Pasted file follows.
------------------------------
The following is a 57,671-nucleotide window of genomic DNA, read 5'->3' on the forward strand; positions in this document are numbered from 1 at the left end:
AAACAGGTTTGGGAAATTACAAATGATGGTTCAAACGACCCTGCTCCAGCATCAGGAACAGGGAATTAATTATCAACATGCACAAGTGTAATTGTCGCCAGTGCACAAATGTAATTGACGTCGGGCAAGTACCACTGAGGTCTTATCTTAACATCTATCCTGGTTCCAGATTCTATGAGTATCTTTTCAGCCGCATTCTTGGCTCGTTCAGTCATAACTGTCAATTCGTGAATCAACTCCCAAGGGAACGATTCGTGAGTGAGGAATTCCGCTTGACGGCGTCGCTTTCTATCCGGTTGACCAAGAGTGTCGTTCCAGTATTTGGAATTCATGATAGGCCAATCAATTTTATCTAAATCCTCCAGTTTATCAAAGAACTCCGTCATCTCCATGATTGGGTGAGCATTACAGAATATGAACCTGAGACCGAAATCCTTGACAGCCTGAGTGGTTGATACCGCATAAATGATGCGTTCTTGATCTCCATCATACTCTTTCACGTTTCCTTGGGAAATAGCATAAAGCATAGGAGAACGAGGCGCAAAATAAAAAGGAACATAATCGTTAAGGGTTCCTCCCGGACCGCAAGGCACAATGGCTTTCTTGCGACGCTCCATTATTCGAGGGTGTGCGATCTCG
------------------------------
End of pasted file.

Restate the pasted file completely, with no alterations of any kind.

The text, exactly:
The following is a 57,671-nucleotide window of genomic DNA, read 5'->3' on the forward strand; positions in this document are numbered from 1 at the left end:
AAACAGGTTTGGGAAATTACAAATGATGGTTCAAACGACCCTGCTCCAGCATCAGGAACAGGGAATTAATTATCAACATGCACAAGTGTAATTGTCGCCAGTGCACAAATGTAATTGACGTCGGGCAAGTACCACTGAGGTCTTATCTTAACATCTATCCTGGTTCCAGATTCTATGAGTATCTTTTCAGCCGCATTCTTGGCTCGTTCAGTCATAACTGTCAATTCGTGAATCAACTCCCAAGGGAACGATTCGTGAGTGAGGAATTCCGCTTGACGGCGTCGCTTTCTATCCGGTTGACCAAGAGTGTCGTTCCAGTATTTGGAATTCATGATAGGCCAATCAATTTTATCTAAATCCTCCAGTTTATCAAAGAACTCCGTCATCTCCATGATTGGGTGAGCATTACAGAATATGAACCTGAGACCGAAATCCTTGACAGCCTGAGTGGTTGATACCGCATAAATGATGCGTTCTTGATCTCCATCATACTCTTTCACGTTTCCTTGGGAAATAGCATAAAGCATAGGAGAACGAGGCGCAAAATAAAAAGGAACATAATCGTTAAGGGTTCCTCCCGGACCGCAAGGCACAATGGCTTTCTTGCGACGCTCCATTATTCGAGGGTGTGCGATCTCG